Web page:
I first found out about Mademoiselle magazine through a book on Cipe Pineless. Apart from having a lovely name, she was a great graphic designer and broke the ground for women on women’s magazines. There aren’t too many books on mid-century women designers, a few on fashion, but graphics? No. So I started browsing on eBay to see if I could spot any copies of Mademoiselle from her reign as art director there, from 1959.
Instead, I found what I think is one of my all time favourite magazine covers. January 1952. The art director at that time was Bradbury Thompson. Thompson was equally awesome and along with Pineless and Alexy Brodovitch at Harpers, one of the best magazine designers, like, ever.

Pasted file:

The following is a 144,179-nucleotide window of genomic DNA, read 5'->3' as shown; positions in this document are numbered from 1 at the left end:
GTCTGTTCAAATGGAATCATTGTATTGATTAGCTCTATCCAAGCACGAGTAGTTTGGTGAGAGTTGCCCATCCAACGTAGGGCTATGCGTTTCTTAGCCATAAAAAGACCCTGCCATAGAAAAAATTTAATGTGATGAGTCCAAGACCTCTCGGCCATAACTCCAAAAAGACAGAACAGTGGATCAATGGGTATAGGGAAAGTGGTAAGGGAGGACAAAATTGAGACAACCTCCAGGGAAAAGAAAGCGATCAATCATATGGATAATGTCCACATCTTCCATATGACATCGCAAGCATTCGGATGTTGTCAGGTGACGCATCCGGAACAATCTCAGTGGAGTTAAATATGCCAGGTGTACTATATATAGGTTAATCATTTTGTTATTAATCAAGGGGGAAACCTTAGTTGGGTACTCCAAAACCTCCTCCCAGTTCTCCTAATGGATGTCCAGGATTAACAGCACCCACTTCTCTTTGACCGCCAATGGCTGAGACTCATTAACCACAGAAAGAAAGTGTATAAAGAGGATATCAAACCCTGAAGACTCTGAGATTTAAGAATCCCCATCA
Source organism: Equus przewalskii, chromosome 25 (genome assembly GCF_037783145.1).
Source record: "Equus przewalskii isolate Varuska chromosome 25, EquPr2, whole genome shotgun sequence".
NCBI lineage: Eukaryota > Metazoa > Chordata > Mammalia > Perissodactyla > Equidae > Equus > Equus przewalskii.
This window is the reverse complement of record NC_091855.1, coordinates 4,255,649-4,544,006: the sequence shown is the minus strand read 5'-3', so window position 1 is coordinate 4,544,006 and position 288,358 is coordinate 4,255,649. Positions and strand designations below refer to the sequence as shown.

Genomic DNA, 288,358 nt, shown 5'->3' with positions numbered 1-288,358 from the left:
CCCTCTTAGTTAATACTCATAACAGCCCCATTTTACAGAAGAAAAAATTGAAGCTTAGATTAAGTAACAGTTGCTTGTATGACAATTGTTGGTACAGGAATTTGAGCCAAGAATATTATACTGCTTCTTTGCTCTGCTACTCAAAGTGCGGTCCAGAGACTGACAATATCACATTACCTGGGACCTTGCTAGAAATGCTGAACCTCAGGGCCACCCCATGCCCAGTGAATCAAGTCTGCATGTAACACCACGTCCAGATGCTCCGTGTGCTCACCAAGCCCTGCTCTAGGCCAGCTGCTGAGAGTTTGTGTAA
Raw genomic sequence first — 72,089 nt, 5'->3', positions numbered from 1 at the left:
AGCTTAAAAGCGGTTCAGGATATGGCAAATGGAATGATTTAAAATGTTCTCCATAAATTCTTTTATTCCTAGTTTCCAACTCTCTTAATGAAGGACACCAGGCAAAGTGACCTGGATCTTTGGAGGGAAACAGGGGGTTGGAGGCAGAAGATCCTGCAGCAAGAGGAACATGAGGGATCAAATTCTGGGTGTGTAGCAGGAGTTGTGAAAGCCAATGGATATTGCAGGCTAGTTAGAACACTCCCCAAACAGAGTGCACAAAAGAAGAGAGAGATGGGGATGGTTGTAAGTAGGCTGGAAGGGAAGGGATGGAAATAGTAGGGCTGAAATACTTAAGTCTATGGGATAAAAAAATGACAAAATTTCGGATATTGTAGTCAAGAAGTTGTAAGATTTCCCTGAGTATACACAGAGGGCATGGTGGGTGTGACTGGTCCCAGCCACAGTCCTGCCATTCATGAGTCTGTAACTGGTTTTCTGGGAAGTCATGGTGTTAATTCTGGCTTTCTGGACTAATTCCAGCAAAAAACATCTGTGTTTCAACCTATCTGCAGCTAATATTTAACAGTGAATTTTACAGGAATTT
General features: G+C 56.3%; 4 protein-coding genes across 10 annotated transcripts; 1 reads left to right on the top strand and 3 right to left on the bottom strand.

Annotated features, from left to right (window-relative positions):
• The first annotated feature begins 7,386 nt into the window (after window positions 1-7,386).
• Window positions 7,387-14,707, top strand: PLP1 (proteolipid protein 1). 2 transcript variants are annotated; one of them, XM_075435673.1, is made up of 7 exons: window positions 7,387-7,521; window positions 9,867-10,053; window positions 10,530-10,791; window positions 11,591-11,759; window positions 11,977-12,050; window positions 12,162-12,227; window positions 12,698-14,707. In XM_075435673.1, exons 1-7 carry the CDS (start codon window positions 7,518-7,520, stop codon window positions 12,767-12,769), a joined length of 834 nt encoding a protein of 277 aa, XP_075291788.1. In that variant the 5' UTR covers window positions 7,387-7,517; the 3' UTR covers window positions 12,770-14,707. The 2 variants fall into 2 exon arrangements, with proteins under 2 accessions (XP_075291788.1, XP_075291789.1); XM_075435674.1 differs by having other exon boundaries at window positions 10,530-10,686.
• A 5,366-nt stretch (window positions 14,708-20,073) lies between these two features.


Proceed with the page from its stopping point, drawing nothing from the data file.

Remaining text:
Mademoiselle was aimed at the new working girl (like Glamour magazine and particularly Charm) post-war, emancipated and newly worrying about how to conduct and dress herself in the workplace. All well before the Mad Men years.
What a lovely piece of self-referential design this cover is. Minimum text, minimal colour palette and maximum design. I’m not good at identifying typefaces but I know a nice one when I see it. And the typeface for this title bespeaks modernity. I like the fact that (pre-Photoshop) the model stands in front of a huge-blow up from a Victorian fashion plate. ‘Against her 1850s prototype, a 1952 model’ as they write. Can I just say I love blown-up images. Particularly nice here is the fashion parallel of tiny waists on both outfits. The ‘New Look’ that wasn’t.
All in all it’s a bit of graphic theatre, combined with fashion photography and sharp typography. This would still zing from a shelf in the newsagents. It makes me very happy.
N.B. I have been reliably informed (see comments) that the Mademoiselle magazine font is News Gothic Condensed.